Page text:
If you're in sales, chances are pretty good you want to sell more. But selling more means better prospecting, which is often a salesperson's least favorite activity. In fact, we've done our best to boil it down to an equation:
X hours spent prospecting = Y number of conversations = Z dollars in sales
Does that sound familiar? The problem with an equation like that is that in order to increase your sales, you have to have more conversations and do more prospecting. And that takes more time!
I'm not sure about you, but one of the last things I have is more time! In fact, almost all the CEOs, business owners, and salespeople that we work with already have a booked calendar.
So how can you increase sales if you can't increase the time you're spending on it?
Several years back, my team worked with a client that had that exact issue. We helped them increase their sales while actually decreasing the time it took.
Uncovering the problem
Our client sold commercial roofing. When I initially sat down with the business owner, the conversation went something like this.
"Mike," he started, "I have a problem."
"What's that?" I asked.
"I need more sales, but I don't have time to go after them! Can you help me?"
After spending some more time visiting with him, I realized we would be able to help him. So my team and I began digging into their current sales systems, including the approach they were taking, the dollar figures attached to different sales, the length of their sales cycle, and the different types of properties they worked on.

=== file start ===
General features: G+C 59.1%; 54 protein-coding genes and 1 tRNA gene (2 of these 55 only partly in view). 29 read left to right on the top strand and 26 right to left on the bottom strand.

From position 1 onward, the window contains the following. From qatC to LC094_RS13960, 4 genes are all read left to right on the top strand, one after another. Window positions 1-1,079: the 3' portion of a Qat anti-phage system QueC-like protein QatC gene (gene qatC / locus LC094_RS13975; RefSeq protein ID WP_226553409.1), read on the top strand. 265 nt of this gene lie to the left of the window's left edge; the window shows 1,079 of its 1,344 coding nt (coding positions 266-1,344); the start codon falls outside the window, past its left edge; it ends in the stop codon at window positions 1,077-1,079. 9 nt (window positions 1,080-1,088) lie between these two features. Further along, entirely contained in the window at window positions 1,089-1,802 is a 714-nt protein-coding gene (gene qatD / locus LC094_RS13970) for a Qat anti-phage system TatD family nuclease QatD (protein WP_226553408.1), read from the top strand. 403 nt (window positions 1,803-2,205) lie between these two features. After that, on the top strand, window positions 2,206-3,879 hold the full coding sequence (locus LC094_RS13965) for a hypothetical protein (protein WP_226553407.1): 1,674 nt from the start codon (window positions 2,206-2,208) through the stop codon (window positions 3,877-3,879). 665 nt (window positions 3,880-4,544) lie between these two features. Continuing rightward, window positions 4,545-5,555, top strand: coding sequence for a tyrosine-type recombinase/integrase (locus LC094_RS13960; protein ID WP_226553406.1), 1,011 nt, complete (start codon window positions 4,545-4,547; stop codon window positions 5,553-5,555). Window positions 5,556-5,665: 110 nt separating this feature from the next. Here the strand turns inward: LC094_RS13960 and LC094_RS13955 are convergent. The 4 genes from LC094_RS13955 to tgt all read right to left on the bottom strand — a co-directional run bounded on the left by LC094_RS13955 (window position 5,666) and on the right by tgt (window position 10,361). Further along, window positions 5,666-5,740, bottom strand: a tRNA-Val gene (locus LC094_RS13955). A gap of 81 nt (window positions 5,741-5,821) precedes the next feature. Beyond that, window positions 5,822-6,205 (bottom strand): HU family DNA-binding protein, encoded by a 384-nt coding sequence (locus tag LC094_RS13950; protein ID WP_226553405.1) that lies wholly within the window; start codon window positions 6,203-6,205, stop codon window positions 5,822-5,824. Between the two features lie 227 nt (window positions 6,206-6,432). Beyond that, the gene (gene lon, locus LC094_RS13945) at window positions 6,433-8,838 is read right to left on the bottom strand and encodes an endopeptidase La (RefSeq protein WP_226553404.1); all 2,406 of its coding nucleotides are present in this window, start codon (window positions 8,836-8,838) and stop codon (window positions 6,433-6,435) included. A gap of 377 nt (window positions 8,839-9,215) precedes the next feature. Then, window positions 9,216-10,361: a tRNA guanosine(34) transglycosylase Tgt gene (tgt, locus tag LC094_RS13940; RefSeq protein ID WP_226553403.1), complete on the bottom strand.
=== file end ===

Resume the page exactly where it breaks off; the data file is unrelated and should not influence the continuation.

Working together, we discovered that there was a huge variation in the length of the sales cycle from sale to sale. The dollar amount didn't differ that much, but some sales took five to ten times longer than others.
As we dug further in, we discovered that whenever a property was owned by multiple people living in different states, the sales cycle was way longer. Not only that, but the close ratio was much lower in those cases.
Something needed to change!
Making a difficult change
I get it, nobody wants to let revenue go. And our client was no different. But as we like to say in Sandler, "Every minute you're spending with the wrong person, you're robbing the right person of your time."
In this case, my client's prospects with the long sales cycle and low close ratio were definitely the wrong person!
So our client made the difficult choice to no longer pursue or follow up on prospects that fit that profile. If the building had multiple owners across different states, they would refer them to somebody else.
Do you think that was an easy decision to make? Of course not!
But the difference it made was huge! Those prospects were taking a significant amount of time but made up only a tiny amount of revenue. Once they stopped pursuing those sales, their business went up!
When we work with organizations and sales teams trying to improve their sales, we usually find that they need to improve their prospecting process and behaviors, not talk to more prospects. There are a number of tactics and concepts that, if understood, can help.
Here are just a few of those tactics and concepts for improving your prospecting:
- Your prospect is only sharing symptoms
- Speaking your prospect's language
- The prospect's side of a sales interaction
We also have plenty of tools available to help optimize your time spent during the sales process. First up is a video to show you one huge thing you should eliminate in your sales process.
Next up is a fantastic book, Prospect the Sandler Way. Author and Sandler trainer John Rosso shares 30 core principles for mastering lead development.
You can read more and even download a free sample chapter here:
Finally, you may want or need the hands-on help we gave the roofing client we talked about in this example. If your team needs help in order to deliver consistent, dependable results, we would be happy to have a conversation.